Link here We discussed the benefits of having the Castle and so much green space in the heart of the City. Many members had regularly visited Sophia Gardens and Llandaff Fields, as well as walking along the Taff Trail. This week it was announced that researchers from New Zealand have tried to catalogue all living species in Loch Ness by extracting DNA from water samples. Following analysis, the scientists have ruled out the presence of large animals said to be behind reports of a monster. No evidence of a prehistoric marine reptile called a plesiosaur or a large fish such as a sturgeon were found and catfish and shark were also discounted. "There is a very significant amount of eel DNA. Eels are very plentiful in Loch Ness, with eel DNA found at pretty much every location sampled." So is it a giant eel? We didn't really want to get into Politics this week. Suffice it to say, Boris Johnson's Government had suffered several key defeats at the dispatch box in the 6 days of Parliament being back from summer recess before being prorogued for another 6 weeks. 21 long serving MPs, including Ken Clarke and Philip Hammond had been sacked for disloyalty, whilst no new Brext proposals had been put forward in readiness for the 31st October leaving date. Parliament had voted for a law to make leaving without a deal illegal, so it's all getting rather complicated. In other political news, a rescue Jack Russell terrier as yet without name, had been adopted by Boris Johnson and his girlfriend Carrie Symonds. A useful distraction perhaps, but we have yet to hear from Larry the Number 10 cat about how things are working out indoors. The Fire Service cancelled it's association with Fireman Sam this week, as he was felt not to be sufficiently gender inclusive as a mascot. We all agreed that political correctness may have gone too far in this case, and that Postman Pat must be worried! Hurricane Dorian hit The Bahamas then North Carolina at full force this week, with winds of up to 135mph recorded. Dozens had sadly lost their lives, thousands were left homeless and half a million remained without power. We discussed how lucky were are not to have these extremes of weather in the UK, but noted that gales as an aftermath are expected. We also heard about a Florida man whose video interview had gone viral on social media, after he suggested the US Marines and Air Force could stop the hurricane in its tracks by dropping ice in the sea and flying planes counter clockwise to disrupt the airflow and cool the ocean. Nice idea, if the hurricane had not been 50 miles wide and raging with such high wind speeds. (The eye of the storm was 20 miles wide.) We asked who likes a good old UK storm and this led us back to our main theme of all things 'Autumn'?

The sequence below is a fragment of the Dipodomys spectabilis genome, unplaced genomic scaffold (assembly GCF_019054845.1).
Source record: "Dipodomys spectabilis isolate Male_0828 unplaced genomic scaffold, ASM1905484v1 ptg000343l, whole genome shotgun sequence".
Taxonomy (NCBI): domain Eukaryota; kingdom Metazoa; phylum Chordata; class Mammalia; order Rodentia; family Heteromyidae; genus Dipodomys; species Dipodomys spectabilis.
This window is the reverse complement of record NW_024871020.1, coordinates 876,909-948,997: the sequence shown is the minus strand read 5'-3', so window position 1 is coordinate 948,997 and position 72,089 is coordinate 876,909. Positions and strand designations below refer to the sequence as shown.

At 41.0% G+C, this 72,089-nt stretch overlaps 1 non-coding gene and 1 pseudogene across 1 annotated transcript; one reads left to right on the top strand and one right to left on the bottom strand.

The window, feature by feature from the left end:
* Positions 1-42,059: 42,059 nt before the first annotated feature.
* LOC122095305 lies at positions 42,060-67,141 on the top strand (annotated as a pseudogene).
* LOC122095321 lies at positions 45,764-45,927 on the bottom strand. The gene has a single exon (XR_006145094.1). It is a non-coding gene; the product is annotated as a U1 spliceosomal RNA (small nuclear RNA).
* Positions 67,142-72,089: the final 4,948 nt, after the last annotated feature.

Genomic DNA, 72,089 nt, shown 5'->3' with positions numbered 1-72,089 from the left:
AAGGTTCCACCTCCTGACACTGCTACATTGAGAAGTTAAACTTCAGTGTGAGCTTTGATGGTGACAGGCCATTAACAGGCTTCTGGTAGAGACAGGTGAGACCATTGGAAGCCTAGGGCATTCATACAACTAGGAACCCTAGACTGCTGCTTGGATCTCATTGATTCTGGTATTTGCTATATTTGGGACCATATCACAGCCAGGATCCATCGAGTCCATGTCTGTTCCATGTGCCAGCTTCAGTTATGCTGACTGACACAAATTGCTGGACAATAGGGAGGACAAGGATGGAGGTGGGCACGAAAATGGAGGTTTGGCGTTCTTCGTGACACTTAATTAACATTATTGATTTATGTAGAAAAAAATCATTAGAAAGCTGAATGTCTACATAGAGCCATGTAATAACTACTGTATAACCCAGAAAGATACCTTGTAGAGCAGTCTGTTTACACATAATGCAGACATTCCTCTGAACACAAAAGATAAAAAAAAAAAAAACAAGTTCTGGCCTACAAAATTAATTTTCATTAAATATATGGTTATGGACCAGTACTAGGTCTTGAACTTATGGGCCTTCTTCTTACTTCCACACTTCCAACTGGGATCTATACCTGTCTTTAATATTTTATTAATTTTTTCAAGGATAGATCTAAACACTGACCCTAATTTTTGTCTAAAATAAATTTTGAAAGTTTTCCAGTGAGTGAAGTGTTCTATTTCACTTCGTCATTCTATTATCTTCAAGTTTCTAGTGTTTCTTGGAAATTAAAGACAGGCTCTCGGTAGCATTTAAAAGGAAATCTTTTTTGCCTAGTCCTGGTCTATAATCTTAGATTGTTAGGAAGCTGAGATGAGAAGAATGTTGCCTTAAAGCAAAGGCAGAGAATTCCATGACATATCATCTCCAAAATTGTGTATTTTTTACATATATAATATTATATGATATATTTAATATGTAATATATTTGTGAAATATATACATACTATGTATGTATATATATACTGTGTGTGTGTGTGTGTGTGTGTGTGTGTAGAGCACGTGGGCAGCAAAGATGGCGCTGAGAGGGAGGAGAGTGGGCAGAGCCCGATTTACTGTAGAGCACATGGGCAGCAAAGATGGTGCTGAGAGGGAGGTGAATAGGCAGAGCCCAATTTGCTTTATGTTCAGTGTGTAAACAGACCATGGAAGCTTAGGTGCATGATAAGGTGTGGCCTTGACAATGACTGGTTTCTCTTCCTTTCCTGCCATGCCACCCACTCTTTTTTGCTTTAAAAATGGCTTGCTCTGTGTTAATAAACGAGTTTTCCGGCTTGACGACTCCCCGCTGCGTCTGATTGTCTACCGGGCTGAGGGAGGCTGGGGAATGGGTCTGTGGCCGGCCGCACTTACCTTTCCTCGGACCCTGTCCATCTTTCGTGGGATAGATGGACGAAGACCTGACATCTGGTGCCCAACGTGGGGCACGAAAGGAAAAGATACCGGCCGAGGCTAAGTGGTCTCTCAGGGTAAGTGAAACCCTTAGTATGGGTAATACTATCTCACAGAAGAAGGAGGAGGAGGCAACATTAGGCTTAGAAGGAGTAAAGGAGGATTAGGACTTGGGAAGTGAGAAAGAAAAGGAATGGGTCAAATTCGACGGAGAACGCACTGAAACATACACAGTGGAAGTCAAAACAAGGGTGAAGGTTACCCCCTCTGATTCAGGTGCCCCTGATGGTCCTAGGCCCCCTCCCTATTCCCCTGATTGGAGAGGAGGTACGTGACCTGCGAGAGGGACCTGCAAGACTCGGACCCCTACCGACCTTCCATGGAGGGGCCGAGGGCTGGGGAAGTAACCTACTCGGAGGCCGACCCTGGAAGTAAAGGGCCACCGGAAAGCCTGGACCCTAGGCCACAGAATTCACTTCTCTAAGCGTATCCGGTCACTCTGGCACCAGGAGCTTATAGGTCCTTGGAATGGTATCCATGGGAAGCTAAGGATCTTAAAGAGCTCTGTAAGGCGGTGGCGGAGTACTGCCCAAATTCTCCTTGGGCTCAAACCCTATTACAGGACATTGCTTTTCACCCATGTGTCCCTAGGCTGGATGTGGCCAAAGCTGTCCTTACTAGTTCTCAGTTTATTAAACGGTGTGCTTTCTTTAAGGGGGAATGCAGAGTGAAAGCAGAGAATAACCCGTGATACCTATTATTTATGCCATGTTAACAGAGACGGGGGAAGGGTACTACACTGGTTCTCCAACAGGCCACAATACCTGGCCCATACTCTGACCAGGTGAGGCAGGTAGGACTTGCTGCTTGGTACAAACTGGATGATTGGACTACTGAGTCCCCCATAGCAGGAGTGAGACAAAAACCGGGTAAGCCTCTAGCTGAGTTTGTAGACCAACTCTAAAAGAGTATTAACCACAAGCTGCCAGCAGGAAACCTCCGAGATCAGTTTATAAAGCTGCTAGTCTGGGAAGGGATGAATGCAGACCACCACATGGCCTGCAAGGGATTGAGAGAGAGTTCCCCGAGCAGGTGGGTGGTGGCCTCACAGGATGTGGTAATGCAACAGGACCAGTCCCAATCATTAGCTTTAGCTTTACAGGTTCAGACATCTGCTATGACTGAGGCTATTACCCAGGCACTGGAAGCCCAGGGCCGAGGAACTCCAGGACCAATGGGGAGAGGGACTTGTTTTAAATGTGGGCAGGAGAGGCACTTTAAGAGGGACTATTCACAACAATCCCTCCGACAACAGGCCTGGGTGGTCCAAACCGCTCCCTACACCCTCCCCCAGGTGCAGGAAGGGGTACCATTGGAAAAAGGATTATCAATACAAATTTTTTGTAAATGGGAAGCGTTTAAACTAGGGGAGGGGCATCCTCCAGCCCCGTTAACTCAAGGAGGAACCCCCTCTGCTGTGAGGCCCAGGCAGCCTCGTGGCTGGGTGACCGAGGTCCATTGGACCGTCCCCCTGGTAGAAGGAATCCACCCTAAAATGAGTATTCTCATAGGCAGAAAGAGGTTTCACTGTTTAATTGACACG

THINGS THAT REMIND US OF AUTUMN We went around the room and asked members what reminded them of Autumn, or as Americans and Canadians call it, 'Fall'. Here was our list ... - The falling leaves and the beautiful colours of trees (apparently it is the sugar in sap that gives the red, yellow, golden and purple hues) - The beauty of autumnal skies. We remembered the poem ... RED SKY AT NIGHT, SHEPHERDS DELIGHT. RED SKY IN THE MORNING, SHEPHERDS WARNING. - The clocks going back on 28th October and darker evenings. (Between 1968-71 they Government trialled leaving the clocks as they were and the mornings were so dark children had to be given high vis armbands.) - Cooler temperatures overall and night-time frosts.